by Guido Scherp
On 27 April 2023, the ZBW – Leibniz Information Centre for Economics invited researchers of business studies and economics to Berlin for a day of exchange on Open Practices. In the morning a Meet-Up took place and in the afternoon a symposium on “Open Science – Research Transparency in Economics” (German). Both formats are part of the ZBW’s commitment to creating a discussion and networking space on the topic of research transparency for economics and business studies researchers.
The symposium was particularly dedicated to the topics of reproducibility and replication. Four national and international business researchers were invited to share their experiences with open practices for this topic and related food for thought. The event was moderated by Marianne Saam, Professor of Economics, in particular Digital Economics, at the Department of Socioeconomics at the University of Hamburg and head of the programme area “Open Economics” at the ZBW.
An open and collaborative approach pays off
Melanie Schienle, Professor of Statistical Methods and Econometrics at the Karlsruhe Institute of Technology, presented the Covid19-Nowcasthub in her talk “Transparent collaborative forecasts and nowcasts in real time” (German).
This is a platform for forecasting (forecast = 4 weeks, nowcast = estimate now-state) the incidence of hospitalization, which is based on a collaborative and combinatorial approach. To improve forecast quality, multiple models from different teams were combined using a standardized framework and an open, collaborative space for stakeholders to share was created. Jointly, the prediction quality and combination of the individual prediction models were assessed, evaluated, and interpreted. An attempt was also made to quantify the uncertainty that is always present in forecasts. Interestingly, the overall quality of the forecast combined from the different models performed better than the individual forecasts. The forecast data as well as the nowcast models are openly available on GitHub. The studies evaluating the forecast models or their combination were preregistered. In addition to quality assurance, this form of transparency and collaboration naturally also serves to promote trust in the results, says Schienle.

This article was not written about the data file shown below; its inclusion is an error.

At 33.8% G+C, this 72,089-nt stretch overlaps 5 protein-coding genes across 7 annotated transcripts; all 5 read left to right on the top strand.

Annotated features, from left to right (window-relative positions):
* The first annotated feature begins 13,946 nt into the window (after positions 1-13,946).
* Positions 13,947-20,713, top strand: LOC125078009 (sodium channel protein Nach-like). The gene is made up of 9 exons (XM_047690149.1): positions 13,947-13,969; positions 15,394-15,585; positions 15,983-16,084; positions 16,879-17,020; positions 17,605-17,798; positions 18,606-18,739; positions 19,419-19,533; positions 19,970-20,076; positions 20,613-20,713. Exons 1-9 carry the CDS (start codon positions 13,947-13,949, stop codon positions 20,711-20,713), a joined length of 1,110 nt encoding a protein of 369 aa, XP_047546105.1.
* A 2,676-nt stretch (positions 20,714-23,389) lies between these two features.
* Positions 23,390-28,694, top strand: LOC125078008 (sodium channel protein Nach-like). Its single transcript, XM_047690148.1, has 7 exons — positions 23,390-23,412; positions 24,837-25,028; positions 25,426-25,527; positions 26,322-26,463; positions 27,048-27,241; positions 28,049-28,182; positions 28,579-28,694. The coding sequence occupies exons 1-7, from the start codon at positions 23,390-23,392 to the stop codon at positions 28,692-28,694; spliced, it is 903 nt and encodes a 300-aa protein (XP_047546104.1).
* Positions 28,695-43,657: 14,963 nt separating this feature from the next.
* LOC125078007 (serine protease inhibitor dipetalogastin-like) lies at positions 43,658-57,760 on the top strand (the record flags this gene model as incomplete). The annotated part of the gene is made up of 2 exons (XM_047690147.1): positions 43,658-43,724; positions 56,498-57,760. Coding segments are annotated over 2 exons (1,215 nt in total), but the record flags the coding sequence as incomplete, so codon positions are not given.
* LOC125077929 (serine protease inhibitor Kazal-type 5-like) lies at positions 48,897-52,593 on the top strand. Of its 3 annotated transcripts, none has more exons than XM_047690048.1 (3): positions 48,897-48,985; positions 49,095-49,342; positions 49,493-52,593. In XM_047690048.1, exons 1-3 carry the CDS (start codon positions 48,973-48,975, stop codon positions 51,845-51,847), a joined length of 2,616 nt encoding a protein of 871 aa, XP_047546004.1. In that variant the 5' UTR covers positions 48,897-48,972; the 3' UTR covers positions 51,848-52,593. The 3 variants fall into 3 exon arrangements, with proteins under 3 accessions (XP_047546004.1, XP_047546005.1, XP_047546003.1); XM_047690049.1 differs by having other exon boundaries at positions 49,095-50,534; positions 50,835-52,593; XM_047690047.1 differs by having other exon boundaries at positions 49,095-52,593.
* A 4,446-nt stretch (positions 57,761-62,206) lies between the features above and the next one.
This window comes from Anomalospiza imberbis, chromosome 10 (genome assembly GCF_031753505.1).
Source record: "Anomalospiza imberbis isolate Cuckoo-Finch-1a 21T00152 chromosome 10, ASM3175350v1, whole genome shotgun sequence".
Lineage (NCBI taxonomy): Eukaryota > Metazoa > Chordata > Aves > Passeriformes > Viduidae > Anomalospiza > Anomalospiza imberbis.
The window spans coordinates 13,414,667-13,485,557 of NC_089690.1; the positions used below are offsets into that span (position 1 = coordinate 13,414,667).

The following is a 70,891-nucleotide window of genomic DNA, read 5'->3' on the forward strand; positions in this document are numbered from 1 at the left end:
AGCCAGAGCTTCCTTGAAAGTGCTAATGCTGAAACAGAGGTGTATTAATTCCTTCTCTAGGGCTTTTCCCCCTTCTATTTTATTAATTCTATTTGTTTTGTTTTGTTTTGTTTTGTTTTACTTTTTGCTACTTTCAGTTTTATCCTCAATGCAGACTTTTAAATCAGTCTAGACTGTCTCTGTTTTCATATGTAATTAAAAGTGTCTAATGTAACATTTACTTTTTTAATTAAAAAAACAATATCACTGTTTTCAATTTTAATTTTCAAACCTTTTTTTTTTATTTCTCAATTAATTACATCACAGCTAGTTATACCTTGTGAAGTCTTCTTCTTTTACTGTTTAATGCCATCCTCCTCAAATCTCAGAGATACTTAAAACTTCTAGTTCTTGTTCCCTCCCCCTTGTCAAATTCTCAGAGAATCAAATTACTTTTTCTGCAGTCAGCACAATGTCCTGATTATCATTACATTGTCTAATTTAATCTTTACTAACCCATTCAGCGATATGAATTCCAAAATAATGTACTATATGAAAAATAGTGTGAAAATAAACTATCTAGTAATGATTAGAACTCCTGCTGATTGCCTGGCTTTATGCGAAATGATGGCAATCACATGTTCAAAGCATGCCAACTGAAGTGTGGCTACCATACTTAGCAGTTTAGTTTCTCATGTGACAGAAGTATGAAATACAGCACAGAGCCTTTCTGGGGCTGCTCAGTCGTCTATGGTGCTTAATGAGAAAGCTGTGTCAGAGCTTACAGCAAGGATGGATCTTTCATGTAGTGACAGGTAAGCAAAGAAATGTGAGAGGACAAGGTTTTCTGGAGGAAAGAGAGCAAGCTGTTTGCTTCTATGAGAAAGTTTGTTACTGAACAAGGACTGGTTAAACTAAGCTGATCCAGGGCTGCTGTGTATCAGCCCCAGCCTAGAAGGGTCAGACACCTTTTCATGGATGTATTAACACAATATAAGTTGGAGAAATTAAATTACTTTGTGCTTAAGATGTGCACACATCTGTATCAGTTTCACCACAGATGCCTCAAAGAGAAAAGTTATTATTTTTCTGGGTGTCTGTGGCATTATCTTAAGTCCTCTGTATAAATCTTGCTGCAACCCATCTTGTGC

Through reuse, Open Science unfolds its true impact
oachim Gassen, Professor of Accounting and Auditing at Humboldt University of Berlin, shared his experiences from the “Open Science Data Center” (German) in his talk on “Making Open Science Matter: How can we increase the reusability and impact of research?” (PDF, German).
The center was created as part of the Collaborative Research Center “Accounting for Transparency” which is funded by the German Research Foundation. Gassen believes that there are still a number of hurdles to overcome on the way to Open Science. On the one hand, there is a lack of know-how, fear of mistakes, excessive demands, and also unresolved issues of licensing and data protection. On the other hand, there is a great interest in reusable data and tools, which is hindered by a lack of interoperability and content that is difficult to find. However, there is also the question of the impact of Open Science, or the question of what one wants to achieve with Open Science. The real impact of Open Science, according to Gassen, will ultimately unfold where others can build on the results and methods of previous research. An important, but unfortunately difficult issue is the recognition of corresponding achievements in career decisions.
Transparency and reproducibility do not end with publication
Dr Lars Vilhuber, Data Editor of the American Economic Association (AEA), reflected in his presentation “Continuous Transparency and Reproducibility in Academic Publications: Approaches and Techniques,” the experience of the AEA’s “Data and Code Availability Policy”, in effect since 2019.